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First, but Second

Blessed be the Lord God of Israel,
For He has visited us and accomplished redemption for His people,
And has raised up a horn of salvation for us
In the house of David His servant—
As He spoke by the mouth of His holy prophets from of old—
Salvation from our enemies,
imageAnd from the hand of all who hate us;
To show mercy toward our fathers,
And to remember His holy covenant,
The oath which He swore to Abraham our father,
To grant us that we, being rescued from the hand of our enemies,
Might serve Him without fear,
In holiness and righteousness before Him all our days.
And you, child, will be called the prophet of the Most High;
For you will go on before the Lord to prepare His ways;
To give to His people the knowledge of salvation
By the forgiveness of their sins,
Because of the tender mercy of our God,
With which the Sunrise from on high will visit us,
To shine upon those who sit in darkness and the shadow of death,
To guide our feet into the way of peace.

—Luke 1:68–79

Roman Catholics worship saints.* While Protestants scoff, we often hold our revered ones too highly. Worse, we often think too highly of ourselves. Let us be reminded that the only thing that gives any of us significance† is the same thing that gave John the Baptist significance.


There were two parts to Zechariah’s blessing. First, he blessed God for the visitation of his salvation (Luke 1:68–75). Then he blessed his newborn son (Luke 1:76–79). The order is significant. In spite of his fatherly pride, Zechariah recognized the subordinate position of his son. John was the last the last and greatest prophet of the old covenant, but what made him great was his relationship to Jesus. He was first in the birth order, but second in significance. Zechariah understood this, so his benediction was mainly for Jesus. Nevertheless, John had an important part to play in the coming of salvation, so he too received a blessing.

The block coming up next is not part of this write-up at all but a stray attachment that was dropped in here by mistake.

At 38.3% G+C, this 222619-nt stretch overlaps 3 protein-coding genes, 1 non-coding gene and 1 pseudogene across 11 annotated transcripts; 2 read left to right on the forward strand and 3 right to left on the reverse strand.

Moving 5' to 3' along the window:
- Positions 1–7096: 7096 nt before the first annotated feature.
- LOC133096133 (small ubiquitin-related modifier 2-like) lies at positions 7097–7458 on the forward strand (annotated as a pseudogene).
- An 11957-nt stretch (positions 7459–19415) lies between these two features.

—Philip Ryken, The Incarnation in the Gospels (P&R Publishing, 2008), 95.

* Yes, I know: dulia, latria, blah, blah, blah. Prayer is worship. Period.

† Including unbelievers who, as bearers of the imago Dei, glorify God one way or another.

Posted 2013·12·16 by David Kjos
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Posted in: Christmas · Gospel of Luke · Philip Ryken · Soli Deo Gloria · The Incarnation in the Gospels

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